Functional Inkjet Inks Market to Reach $5.5 Billion by 2016November 7, 2008
The new NanoMarkets report states the technology offers new and better ways of creating biomedical products and working with biological materials, such as tissue engineering, drug delivery, drug screening, and applications in genomics, biotechnology, and biosensors.
GLEN ALLEN, VA /PRNewswire/ -- State-of the-art inks and other materials are opening up new applications for inkjet as a manufacturing tool. As a result, the market for functional inkjet inks will reach $5.5 billion by 2016, according to the new report "Materials for Functional Inkjet Printing: A Market Forecast, 2009-2016" from NanoMarkets, an industry analyst firm based here.
- New materials provide inkjet with the ability to lower costs and increase performance in many areas of traditional electronics. For example, jetted tin/lead solders provide a less expensive way to fabricate interconnects for relatively simple devices, such as resistors and most photonic devices. Conversely, jetted silver and copper provide smaller features and enhanced conductivity compared with current screen-printing methods for printed circuit boards. Inkjet has also been a key fabrication tool for the emerging business of large-area electronics, which features displays, lighting, RFID tags, sensors, and photovoltaic panels often fabricated from organic conductors and semiconductors. By 2016, the market for jetted materials for display and signage applications alone should reach $1.2 billion.
- Inkjet is a non-contact process, which makes it more suitable than other functional printing systems for creating structures on delicate and difficult-to-work with substrates, such as textiles, board, and even human tissue. A broad range of conductive, photoactive, thermally sensitive, memory retentive, and chemically sensitive jettable inks is becoming available that will make inkjet a key fabrication approach for products from wearable electronics and smart packaging to drug delivery systems. However, this field is still searching for innovative new materials that are likely to involve interesting hybrids; nanoparticles of clay can be added to polymers and coated on textiles for greater penetration resistance, for example. By 2016, jettable materials for RFID, smart packaging, labels, and brand protection alone will account for almost $1.0 billion in revenues.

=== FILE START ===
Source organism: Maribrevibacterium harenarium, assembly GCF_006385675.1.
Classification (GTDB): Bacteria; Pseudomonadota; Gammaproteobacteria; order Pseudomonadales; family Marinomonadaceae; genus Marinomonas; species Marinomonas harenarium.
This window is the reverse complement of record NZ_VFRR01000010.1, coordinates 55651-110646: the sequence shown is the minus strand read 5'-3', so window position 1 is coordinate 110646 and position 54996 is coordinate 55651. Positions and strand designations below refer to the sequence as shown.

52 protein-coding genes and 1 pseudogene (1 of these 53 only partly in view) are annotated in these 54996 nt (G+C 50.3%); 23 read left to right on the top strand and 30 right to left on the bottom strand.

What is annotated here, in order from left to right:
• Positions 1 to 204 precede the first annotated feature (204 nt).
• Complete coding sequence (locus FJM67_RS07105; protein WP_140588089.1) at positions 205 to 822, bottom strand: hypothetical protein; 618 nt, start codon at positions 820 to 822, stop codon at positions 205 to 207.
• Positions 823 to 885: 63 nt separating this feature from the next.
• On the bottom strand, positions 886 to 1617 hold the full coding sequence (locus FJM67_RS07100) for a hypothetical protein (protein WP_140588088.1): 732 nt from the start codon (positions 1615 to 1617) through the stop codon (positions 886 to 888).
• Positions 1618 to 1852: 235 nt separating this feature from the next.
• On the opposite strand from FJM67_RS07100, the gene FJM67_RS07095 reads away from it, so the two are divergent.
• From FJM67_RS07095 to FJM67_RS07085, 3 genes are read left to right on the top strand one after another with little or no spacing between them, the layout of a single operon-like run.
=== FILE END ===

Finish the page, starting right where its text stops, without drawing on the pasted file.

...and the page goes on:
- Inkjet also offers new and better ways to create biomedical products from and to work with biological materials. The small size of the inkjet print head nozzle makes jetting ideal for engineering biological materials. Inkjet printing of diagnostic assays and the range of emerging applications in this sector is very broad. They include tissue engineering, drug delivery, drug screening, and applications in genomics, biotechnology, and biosensors. Some of these applications are revolutionary; organ printing, computer-aided jet-based tissue engineering, allows the building of a 3D object—a specific tissue or cell type—with living biological material. This sector has made great strides using off-the-shelf printers, but there are still plenty of opportunities to create improved inks, both in terms of novel biomaterials that go into the inks and in terms of ink formulations that speed up processing.
- Combined with novel photopolymers, ceramics, polymer-clay nanocomposites, and polymer blend inks, inkjet provides easier-to-use, more compact, and more affordable 3D modeling and rapid prototyping. This will enable designers and engineers to accelerate fabrication processes and time to market; the turnaround for prototypes can effectively be reduced from weeks to hours.
About the Report
The new NanoMarkets report "Materials for Functional Inkjet Printing: A Market Forecast, 2009-2016" provides a complete analysis of the commercial opportunities for jettable materials for functional printing. In addition to the applications mentioned above, other applications covered include automotive components, MEMS, security printing, photovoltaics, adhesive dispensing, and ceramics and glass dispensing. A full range of inks are covered, including the aqueous, solvent-based, UV/EB, hot-melt/phase-change, and oil-based varieties. The report contains detailed eight-year volume and value forecasts broken out by volume, value, and geographical region, and the report contains detailed discussion of both existing products and current R&D.
NanoMarkets tracks and analyzes emerging market opportunities in electronics created by developments in advanced materials. The firm has published numerous reports related to organic, thin-film, and printable electronics materials and applications. The firm also publishes a blog.
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